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Road Trip To These Sites To Support Indigenous American Communities


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My back was aching. There was sweat on my brow and back. The stiff Montana sun was baking everything it touched. I looked out on the vast, golden plains with a longing to be anywhere more comfortable. Then, I thought, “Christsakes, at least I’m not on a horse.”

Instead, I was sitting in the relative comfort of a car, featuring both tinted windows and air-conditioning. Still, after nearly 18 hours straight on the interstate, backs begin to ache, brows begin to sweat, and your playlist begins to repeat. It was worth it though. I was on a pilgrimage one of Indigenous America’s most holy sites: The Little Bighorn Battlefield.

Well, maybe calling my trip a “pilgrimage” is a little much. As Indigenous folks, we have a rough history with pilgrims. But to an Indian kid from a rez out West, a trip like this is akin to a Muslim going to Mecca or a Catholic walking the hallowed halls of St. Peter’s. It’s a journey we all feel the need to take one day. One which allows us to support the communities we hold so much reverence for.

Zach Johnston

My desire to travel through Indigenous America — to see the significant sites and support the local businesses — started with my dad. You see, when we would road trip across America, we didn’t stop at Waffle Houses or roadside McDonald’s, we stopped off on the Rez — any Rez — to give our cash to people there. Instead of grabbing Double-Doubles at another In-N-Out in Utah, we drove the extra miles to eat fry bread from a Navajo shack at Four Corners. I’ve lived that ethos my entire life and have gained a deep cultural identity from it.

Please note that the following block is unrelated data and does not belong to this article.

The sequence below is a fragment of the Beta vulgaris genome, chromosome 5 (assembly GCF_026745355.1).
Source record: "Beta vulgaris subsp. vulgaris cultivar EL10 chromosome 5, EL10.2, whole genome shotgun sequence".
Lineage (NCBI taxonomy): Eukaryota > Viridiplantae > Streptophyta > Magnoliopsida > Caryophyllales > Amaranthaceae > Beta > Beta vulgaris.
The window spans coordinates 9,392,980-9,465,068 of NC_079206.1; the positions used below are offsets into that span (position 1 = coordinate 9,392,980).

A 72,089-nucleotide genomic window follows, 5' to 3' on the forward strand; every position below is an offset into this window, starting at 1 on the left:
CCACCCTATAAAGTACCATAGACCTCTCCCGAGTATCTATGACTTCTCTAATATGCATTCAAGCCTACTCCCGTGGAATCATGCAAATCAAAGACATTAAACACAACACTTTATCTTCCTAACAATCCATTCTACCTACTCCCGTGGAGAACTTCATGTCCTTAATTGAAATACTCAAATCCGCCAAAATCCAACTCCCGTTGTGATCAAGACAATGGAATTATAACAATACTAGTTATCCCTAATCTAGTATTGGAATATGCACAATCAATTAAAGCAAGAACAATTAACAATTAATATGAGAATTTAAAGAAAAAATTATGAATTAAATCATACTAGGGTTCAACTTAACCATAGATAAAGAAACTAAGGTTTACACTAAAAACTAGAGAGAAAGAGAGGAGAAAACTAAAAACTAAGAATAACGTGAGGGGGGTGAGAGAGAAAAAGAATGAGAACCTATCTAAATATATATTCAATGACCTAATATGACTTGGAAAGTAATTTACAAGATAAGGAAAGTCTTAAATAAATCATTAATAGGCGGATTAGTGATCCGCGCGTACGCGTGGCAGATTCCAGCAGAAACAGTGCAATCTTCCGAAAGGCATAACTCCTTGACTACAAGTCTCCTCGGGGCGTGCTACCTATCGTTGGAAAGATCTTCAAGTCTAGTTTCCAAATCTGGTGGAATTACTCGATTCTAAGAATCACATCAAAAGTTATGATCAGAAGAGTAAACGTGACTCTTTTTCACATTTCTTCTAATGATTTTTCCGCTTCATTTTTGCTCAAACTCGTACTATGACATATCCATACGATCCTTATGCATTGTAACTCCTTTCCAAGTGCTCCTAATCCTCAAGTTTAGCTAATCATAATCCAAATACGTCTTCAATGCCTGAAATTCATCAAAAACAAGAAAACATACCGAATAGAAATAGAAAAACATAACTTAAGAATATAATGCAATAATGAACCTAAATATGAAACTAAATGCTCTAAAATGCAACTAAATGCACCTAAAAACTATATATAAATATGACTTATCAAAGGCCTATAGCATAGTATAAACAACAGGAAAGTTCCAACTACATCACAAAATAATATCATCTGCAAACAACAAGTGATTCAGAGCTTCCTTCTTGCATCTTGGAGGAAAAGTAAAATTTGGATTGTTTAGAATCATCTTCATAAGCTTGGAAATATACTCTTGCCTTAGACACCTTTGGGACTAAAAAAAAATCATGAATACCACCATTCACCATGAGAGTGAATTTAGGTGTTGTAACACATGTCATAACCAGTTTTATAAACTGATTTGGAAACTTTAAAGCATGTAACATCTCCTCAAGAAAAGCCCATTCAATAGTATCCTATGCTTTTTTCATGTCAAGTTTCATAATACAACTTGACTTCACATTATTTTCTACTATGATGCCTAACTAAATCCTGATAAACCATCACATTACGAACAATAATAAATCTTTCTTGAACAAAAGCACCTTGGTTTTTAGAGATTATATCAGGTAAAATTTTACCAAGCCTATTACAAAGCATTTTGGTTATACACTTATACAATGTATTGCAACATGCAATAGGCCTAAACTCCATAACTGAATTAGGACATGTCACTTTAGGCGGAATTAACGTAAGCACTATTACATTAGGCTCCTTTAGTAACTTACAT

Reminiscing on my own adventures got me thinking about the wider Indigenous world in America. Reservations and Indigenous communities are rich with history, scenery, and adventure — but far too often ignored when people start making travel plans. With that in mind, I thought I’d lay down some of my favorite places to stop across Indigenous America when you’re road-tripping this spring and summer. These are places where you can support Indigenous communities with your tourist dollars and maybe learn something new about your country along the way.

LITTLE BIGHORN BATTLEFIELD, CROW NATION (MONTANA)

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As I said above, Little Bighorn Battlefield is one of those few Indigenous destinations that draws a lot of people. This is the spot of one of the biggest (and most decisive) victories in Indigenous American history. It’s a moment of triumph memorialized for all to see and learn from.

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